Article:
ObamaCare has seen the ins and outs of courts across the country, including the Supreme Court, several times in the past few years. With the District Court of Columbia ruling that the USD 473 billion worth of taxes currently embedded in ObamaCare cannot be seen as revenue, it looks like it is headed for the portals of the Supreme Court yet again.
A question of revenues
Since the district court has ordained that the taxes are not revenue, it is not in a position to rehear a case that questions whether the healthcare law is constitutional. On the back of this announcement, the Pacific Legal Foundation has announced its intent to bring the fight up to the Supreme Court. This particular case has been brought to court for Matt Sissel, a self-employed artist from Washington. Sissel wants to have the option to pay his own medical bills without being compelled to invest in a health plan he feels he does not require.
According to PLF, since the Supreme Court modified the definition of fees in the original law to include taxes, it falls under the domain of the Origination Clause of the Constitution. They say the Affordable Care Act is in violation of the Origination Clause since it is a revenue raising bill and has not originated in the House.
While the primary goal of the Affordable Care Act was to get more Americans under the umbrella of insurance cover, taxes were imposed over the past few years to avoid growing the country’s annual budget deficit and impacting national debt levels. The judges used this logic in their ruling stating that a bill that resulted in raised taxes could not automatically be considered a revenue raising bill, unless taxation was its primary aim.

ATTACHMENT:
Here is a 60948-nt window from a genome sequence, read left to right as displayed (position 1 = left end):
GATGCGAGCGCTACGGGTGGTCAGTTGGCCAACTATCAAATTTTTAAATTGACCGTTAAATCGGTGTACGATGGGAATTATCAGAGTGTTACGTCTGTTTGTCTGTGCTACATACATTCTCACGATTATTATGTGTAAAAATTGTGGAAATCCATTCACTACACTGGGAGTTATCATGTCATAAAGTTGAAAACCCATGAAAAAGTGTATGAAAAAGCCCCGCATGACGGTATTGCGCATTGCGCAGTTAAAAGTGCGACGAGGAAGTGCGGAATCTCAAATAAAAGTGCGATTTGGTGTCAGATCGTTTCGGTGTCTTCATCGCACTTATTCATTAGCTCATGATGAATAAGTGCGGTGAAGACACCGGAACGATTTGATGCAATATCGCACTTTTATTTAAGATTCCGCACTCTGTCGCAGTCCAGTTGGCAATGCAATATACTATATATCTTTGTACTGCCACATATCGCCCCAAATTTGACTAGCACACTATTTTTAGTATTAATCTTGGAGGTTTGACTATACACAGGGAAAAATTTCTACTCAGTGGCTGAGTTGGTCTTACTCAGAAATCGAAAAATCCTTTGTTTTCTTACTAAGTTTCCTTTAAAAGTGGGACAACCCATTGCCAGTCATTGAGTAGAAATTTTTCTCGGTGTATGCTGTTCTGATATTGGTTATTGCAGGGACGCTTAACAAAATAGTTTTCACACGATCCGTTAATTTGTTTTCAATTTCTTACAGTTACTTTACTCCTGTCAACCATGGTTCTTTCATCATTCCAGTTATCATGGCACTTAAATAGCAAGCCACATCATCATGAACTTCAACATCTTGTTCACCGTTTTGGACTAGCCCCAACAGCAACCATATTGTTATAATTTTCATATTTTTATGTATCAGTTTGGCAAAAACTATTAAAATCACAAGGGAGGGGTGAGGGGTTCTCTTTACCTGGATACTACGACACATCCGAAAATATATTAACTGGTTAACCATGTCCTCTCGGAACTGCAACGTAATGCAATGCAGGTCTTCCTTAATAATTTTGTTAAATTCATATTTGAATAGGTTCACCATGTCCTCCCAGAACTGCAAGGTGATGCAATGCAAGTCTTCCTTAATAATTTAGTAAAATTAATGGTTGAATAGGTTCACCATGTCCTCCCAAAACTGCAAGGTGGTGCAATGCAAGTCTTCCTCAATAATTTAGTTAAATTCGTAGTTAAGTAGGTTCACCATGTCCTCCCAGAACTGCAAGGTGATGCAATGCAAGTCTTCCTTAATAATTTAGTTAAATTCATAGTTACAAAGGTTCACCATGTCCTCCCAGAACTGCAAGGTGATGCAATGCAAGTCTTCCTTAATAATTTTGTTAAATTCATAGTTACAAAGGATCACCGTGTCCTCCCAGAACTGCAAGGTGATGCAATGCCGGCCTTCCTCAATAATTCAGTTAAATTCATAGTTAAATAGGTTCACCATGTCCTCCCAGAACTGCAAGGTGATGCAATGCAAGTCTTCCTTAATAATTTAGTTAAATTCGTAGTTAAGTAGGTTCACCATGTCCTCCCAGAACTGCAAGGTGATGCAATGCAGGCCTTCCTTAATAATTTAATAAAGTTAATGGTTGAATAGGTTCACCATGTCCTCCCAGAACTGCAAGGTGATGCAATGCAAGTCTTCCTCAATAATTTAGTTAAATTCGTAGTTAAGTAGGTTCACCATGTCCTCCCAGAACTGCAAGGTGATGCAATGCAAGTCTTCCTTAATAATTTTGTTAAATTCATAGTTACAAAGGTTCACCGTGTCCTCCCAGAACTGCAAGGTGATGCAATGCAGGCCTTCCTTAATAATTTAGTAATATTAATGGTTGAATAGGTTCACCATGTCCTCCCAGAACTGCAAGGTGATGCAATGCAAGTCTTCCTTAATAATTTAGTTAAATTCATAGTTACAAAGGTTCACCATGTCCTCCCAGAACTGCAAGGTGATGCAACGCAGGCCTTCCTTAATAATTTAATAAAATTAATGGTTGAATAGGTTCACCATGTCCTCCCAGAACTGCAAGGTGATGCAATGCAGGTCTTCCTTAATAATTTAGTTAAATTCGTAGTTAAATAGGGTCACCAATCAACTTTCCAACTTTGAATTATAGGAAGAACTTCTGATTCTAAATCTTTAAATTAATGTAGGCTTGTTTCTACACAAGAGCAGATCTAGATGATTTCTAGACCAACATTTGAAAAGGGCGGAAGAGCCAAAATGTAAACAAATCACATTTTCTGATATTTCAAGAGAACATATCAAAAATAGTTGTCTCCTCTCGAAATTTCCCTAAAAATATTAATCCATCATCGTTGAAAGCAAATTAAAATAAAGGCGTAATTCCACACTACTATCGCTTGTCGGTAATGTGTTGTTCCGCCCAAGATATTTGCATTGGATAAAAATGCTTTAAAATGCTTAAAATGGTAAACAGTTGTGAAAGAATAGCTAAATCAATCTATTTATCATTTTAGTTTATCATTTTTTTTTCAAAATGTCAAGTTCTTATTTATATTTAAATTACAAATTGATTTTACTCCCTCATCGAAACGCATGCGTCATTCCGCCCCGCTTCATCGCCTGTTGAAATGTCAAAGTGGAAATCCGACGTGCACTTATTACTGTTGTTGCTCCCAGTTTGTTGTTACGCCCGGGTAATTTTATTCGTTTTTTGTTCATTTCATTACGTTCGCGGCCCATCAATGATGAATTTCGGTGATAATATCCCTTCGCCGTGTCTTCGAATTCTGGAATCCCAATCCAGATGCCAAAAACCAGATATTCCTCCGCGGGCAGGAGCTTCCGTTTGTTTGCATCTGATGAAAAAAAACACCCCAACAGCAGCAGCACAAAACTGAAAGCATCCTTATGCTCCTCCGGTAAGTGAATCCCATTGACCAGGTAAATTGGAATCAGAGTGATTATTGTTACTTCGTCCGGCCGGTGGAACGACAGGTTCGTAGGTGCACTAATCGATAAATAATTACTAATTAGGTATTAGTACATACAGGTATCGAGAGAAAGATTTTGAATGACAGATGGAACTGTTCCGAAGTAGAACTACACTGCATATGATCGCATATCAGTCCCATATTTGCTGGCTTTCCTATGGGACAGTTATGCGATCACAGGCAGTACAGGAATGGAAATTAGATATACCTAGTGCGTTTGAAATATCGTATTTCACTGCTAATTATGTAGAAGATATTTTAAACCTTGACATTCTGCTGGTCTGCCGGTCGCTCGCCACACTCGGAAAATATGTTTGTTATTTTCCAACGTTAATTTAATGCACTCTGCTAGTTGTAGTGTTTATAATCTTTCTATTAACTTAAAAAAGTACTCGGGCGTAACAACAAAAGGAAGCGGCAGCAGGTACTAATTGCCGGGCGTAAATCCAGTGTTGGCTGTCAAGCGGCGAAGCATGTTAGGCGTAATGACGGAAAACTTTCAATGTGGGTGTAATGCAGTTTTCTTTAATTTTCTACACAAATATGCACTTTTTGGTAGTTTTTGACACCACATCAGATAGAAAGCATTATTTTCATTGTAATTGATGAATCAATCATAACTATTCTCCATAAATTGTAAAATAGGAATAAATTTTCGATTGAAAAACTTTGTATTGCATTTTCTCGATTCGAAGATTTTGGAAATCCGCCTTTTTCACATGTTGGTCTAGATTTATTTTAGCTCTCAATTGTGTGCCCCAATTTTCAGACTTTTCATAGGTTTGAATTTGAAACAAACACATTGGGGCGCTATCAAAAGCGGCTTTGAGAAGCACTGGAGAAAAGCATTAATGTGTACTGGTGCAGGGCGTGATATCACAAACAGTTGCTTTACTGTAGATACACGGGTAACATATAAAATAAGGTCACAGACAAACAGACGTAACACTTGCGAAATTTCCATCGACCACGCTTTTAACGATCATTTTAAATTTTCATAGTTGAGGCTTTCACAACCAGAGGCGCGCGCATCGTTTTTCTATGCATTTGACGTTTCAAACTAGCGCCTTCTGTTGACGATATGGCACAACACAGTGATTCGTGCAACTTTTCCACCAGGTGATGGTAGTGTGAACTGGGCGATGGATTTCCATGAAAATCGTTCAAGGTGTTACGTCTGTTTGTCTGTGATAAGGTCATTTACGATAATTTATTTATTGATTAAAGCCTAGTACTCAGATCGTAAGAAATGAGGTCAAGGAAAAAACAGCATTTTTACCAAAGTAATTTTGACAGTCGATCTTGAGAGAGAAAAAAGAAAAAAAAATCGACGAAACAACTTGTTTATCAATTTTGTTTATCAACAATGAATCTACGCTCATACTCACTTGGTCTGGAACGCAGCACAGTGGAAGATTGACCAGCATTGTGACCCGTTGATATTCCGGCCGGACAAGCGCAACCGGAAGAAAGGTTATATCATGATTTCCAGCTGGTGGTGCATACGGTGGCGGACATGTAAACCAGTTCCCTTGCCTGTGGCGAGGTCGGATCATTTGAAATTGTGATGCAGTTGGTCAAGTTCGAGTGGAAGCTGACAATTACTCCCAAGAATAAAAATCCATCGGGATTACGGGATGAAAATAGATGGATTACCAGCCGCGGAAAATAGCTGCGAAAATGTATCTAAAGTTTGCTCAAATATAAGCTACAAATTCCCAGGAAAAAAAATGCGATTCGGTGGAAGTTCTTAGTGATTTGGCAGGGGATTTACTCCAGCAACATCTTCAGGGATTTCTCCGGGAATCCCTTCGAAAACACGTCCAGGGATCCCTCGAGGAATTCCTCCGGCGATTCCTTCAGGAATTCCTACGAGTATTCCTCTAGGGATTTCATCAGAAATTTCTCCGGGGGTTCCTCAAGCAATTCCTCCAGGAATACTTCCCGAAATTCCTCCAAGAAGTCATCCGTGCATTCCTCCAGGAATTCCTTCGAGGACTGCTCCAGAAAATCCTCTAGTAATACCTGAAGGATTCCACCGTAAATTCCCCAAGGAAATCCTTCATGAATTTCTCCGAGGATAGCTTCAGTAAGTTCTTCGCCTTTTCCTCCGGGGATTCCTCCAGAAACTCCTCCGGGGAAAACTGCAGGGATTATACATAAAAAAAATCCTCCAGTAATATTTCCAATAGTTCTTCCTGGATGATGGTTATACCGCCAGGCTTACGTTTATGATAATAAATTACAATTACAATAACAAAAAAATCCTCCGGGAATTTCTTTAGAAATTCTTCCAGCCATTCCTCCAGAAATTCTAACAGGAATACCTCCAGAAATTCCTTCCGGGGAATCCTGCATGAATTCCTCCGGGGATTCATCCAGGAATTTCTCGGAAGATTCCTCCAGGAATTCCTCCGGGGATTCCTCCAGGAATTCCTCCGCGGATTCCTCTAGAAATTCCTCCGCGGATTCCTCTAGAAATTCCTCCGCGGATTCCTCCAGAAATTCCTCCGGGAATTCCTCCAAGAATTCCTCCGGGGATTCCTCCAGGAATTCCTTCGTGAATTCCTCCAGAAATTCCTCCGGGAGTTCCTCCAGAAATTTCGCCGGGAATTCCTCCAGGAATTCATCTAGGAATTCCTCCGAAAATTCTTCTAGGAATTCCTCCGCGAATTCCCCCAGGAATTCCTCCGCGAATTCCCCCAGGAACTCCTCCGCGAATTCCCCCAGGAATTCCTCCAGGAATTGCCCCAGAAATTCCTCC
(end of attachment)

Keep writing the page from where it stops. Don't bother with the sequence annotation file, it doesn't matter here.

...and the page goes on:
Origination Clause causes a split vote
While there was a majority that believed the plaintiff’s challenge would not hold, the reasoning behind it was fairly varied. Most DC Circuit judges, when asked, are reported to have said that they feel the USD 473 billion in question from the bill is not actually revenue.
According to reports, a minority say they would have gone in favor of a rehearing. To them, not reviewing it sent the wrong signals, giving out the message that if something was to raise taxes for a ‘specific purpose’ it needn’t have originated in the House of Representatives.
No stranger to the Supreme Court
ObamaCare related cases have become par for the course in the highest court in the United States, with three high profile cases making the news in recent times. As a result of the first case, the court ruled that revenue can be seen as tax income as opposed to fees.
This latest decision comes as no surprise to the PLF team, as spokesperson Timothy Sandefur confirmed, saying they knew the case would eventually end up in the Supreme Court and they were ready to take the battle there.